Today is Wednesday, which, in my world, means pretty much only one thing: it’s the day new comics hit the shelves. While I wasn’t that involved in comic books as a kid (instead spending my hours devouring science fiction and fantasy novels), I did dabble in them and found a few I really loved. Calvin & Hobbes, Green Lantern, The Mighty Thor, Spawn, Witchblade – even though most people didn’t particularly care for them in the 90s, I wouldn’t trade them for anything. It really helped that my role-playing group met in our local comic shop (which has sadly since closed).
After moving away, my comic reading took a dip. I’d still read the Sunday funnies and was addicted to a number of webcomics, but strayed from the classic comic-book format. It wasn’t until college that I started to consider returning, partly due to my increased consumption of manga. After all, if I was willing to spend time and money on comics from Japan, it was only logical to try a return to the American variety. After testing the waters, my tastes quickly gravitated toward DC and a number of independents over Marvel, (though I typically prefer Marvel properties in movies, cartoons, etc).
And so here we are, about 7 years and many MANY comics later. I’ve been to conventions, met authors and artists, and managed to bring others into this nerdy pursuit. Even better, I’ve made some real friends online and in a number of shops around Boston.
But the last 2 years have been tough, starting with the saga of Blackest Night. (Here’s where this post starts getting a bit ranty.) Being a huge Green Lantern fan, I was excited to see it take center stage in a big crossover event. And I fell headfirst into the trap that has been so prevalent in comics since the early 90s, buying every single issue, spin-off, and side-story. To add context for those not in-the-know, the late 80s and early 90s saw a huge jump in the speculative value of comic books. Accordingly, Marvel and DC began publishing “special” issues (variant covers, ridiculous tie-ins, etc) because people would by them thinking they would eventually be worth something. But true value comes from rarity, and this practice quickly backfired, leading to a pretty serious crash in readership (one that it hasn’t really recovered from).
Now, I want to be clear, I didn’t buy them for collecting value, but so that I could experience every angle of the story line (I do occasionally buy a variant cover, but only if I like the art or artist). But despite my almost rabid level of faith in Geoff Johns, I finished Blackest Night pretty disappointed. Not simply because it meant having to buy into Brightest Day (a separate event title, but a direct follow up) to see how everything really worked out, but because the plot and characters left me unsatisfied. I’m not saying that there wasn’t a stunning amount of genius involved, and quite a few jaw-drop moments, but really the only thing I got out of the entire ordeal was a new love for a character I had always dismissed – Barry Allen’s Flash.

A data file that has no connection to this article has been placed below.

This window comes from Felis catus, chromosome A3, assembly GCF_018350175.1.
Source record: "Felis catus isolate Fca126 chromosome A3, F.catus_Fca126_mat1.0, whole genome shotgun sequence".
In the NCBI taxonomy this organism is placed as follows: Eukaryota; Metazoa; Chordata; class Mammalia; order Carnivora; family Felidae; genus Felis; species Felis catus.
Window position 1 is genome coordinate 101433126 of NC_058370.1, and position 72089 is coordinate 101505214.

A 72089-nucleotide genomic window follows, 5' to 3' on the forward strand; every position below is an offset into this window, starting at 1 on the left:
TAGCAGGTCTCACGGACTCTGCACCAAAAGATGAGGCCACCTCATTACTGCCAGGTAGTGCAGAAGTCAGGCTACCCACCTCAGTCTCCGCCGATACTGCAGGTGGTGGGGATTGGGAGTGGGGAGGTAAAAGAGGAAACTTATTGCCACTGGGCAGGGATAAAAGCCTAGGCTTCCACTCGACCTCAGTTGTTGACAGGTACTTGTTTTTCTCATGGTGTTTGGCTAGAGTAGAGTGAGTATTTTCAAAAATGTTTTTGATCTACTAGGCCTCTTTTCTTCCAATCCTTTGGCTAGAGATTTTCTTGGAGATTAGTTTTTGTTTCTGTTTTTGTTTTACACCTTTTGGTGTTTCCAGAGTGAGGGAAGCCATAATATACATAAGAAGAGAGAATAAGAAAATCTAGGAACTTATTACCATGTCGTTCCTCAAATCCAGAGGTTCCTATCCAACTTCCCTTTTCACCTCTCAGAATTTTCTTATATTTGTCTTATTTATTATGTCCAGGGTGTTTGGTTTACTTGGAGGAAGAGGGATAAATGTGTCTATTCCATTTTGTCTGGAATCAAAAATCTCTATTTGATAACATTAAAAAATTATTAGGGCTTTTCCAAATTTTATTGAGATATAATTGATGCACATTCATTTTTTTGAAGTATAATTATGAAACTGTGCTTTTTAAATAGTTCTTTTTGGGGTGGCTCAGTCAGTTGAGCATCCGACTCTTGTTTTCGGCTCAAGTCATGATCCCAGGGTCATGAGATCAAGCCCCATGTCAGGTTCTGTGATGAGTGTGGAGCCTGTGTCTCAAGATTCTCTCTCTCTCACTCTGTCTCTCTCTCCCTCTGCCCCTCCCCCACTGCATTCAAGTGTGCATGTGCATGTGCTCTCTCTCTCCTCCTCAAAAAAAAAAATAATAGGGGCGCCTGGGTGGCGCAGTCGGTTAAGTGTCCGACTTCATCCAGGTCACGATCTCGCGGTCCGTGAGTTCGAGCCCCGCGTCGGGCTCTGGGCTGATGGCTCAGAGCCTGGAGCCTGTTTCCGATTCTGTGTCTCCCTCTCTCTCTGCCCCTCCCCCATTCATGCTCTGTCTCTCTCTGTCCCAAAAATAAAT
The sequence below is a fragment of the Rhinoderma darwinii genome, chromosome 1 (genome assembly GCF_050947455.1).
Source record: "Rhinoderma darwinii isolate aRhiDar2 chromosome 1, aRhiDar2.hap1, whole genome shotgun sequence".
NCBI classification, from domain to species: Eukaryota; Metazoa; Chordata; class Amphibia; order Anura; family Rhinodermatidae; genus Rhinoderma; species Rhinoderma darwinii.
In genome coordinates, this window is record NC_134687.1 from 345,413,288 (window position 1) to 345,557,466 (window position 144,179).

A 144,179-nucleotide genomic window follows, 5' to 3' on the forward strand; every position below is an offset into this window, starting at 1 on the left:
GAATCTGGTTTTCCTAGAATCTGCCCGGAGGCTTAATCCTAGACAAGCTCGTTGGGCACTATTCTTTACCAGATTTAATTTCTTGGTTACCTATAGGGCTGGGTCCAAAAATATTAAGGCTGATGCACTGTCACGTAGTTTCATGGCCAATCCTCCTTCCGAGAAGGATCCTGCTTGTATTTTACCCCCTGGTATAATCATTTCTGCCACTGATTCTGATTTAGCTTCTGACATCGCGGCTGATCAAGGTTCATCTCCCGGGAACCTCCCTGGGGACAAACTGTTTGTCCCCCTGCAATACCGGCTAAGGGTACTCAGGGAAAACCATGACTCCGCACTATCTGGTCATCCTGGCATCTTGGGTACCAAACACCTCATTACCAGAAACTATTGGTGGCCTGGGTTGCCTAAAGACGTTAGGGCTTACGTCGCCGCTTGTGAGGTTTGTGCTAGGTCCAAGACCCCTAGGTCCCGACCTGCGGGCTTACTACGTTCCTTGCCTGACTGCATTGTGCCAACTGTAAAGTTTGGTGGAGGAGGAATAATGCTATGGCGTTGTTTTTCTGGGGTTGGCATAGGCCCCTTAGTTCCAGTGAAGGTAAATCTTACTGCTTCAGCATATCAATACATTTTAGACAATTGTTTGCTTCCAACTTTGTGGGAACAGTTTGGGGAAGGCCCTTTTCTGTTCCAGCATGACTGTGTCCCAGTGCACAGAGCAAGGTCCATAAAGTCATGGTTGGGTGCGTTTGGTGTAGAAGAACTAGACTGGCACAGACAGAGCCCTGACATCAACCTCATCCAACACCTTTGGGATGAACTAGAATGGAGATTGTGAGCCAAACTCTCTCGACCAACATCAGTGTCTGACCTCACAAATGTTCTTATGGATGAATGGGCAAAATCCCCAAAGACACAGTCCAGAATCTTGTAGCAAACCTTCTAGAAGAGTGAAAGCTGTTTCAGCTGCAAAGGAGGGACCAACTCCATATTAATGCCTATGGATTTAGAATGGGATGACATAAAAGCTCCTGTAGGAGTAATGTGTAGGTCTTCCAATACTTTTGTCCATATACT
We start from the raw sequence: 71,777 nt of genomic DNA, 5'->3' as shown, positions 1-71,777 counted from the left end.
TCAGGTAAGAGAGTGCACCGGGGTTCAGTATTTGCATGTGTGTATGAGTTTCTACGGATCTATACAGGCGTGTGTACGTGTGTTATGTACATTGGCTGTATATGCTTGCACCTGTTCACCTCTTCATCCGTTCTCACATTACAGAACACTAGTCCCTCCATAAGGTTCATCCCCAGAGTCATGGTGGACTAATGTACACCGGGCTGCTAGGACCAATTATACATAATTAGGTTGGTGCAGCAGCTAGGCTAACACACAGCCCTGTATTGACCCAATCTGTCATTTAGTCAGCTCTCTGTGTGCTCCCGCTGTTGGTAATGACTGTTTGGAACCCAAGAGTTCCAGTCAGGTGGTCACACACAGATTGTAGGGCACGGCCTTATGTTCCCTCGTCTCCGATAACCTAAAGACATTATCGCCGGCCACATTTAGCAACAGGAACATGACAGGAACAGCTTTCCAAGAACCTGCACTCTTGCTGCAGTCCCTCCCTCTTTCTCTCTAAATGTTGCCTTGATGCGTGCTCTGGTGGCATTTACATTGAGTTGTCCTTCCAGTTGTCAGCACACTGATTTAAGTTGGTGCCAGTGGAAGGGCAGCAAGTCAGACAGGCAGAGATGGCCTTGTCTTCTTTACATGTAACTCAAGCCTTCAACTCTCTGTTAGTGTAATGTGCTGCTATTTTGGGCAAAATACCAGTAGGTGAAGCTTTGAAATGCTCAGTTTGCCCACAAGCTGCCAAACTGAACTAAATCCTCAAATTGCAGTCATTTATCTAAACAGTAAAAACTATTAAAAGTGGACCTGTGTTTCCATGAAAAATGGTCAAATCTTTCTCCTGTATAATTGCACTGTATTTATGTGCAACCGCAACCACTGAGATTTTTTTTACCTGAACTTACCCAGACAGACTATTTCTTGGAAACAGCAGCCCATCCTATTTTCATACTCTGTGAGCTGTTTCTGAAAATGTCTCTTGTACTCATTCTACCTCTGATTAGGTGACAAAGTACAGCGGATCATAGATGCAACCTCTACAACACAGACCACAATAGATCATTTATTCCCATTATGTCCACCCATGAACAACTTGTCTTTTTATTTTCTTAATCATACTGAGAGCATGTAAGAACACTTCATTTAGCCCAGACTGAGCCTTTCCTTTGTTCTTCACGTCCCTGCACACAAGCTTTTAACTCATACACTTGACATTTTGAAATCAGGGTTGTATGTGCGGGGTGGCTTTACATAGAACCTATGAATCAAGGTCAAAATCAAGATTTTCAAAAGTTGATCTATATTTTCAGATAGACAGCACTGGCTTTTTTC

As for Brightest Day, you guessed it – I bought into that too. And boy, that was possibly the most pointless stretch of comics I have ever read (I get that Swamp Thing is an awesome bit of nostalgia, but the whole thing was poorly constructed).
Simultaneous to all this was the drama surrounding Bruce Wayne’s death and rebirth, which resulted in it’s own group of spin-off titles. And while I’ve never been much of a Batman fan (or Superman for that matter), I am willing to trust in Grant Morrison’s vision. But there has been a serious consequence from all this – a kind of malaise that envelopes me every time I think about reading some comics. Aand now months worth of comics sit to the side until I can build up the willpower to dive into them
All told, that’s a lot of time, money, and self invested into the DCU. Which is why I was skeptical about this whole New 52 relaunch, dubbed DCnU (DCU being the classic means of referring to the DC Universe).
52 new titles launch in the month of September. 4 of them are Green Lantern-related titles. They roll back on some momentousness character events. That sounds a lot like the old trap, and I would really prefer not to be burned again. I mean, there’s no way all of them are worth reading (let alone buying), and the market won’t support it. I see maybe half of those at most making it 6 months.
But, at the same time, I don’t want to give up on DC or wait 5-6 months to figure out which storylines are worth getting in trade form. So here’s what I’m going to end up doing: sticking to authors I trust, like Gail Simone. Not buying into any events or tricks. Hopefully that will keep me interested in DC. If not, I suppose I’ll end up sticking to the indies that have always stood by me.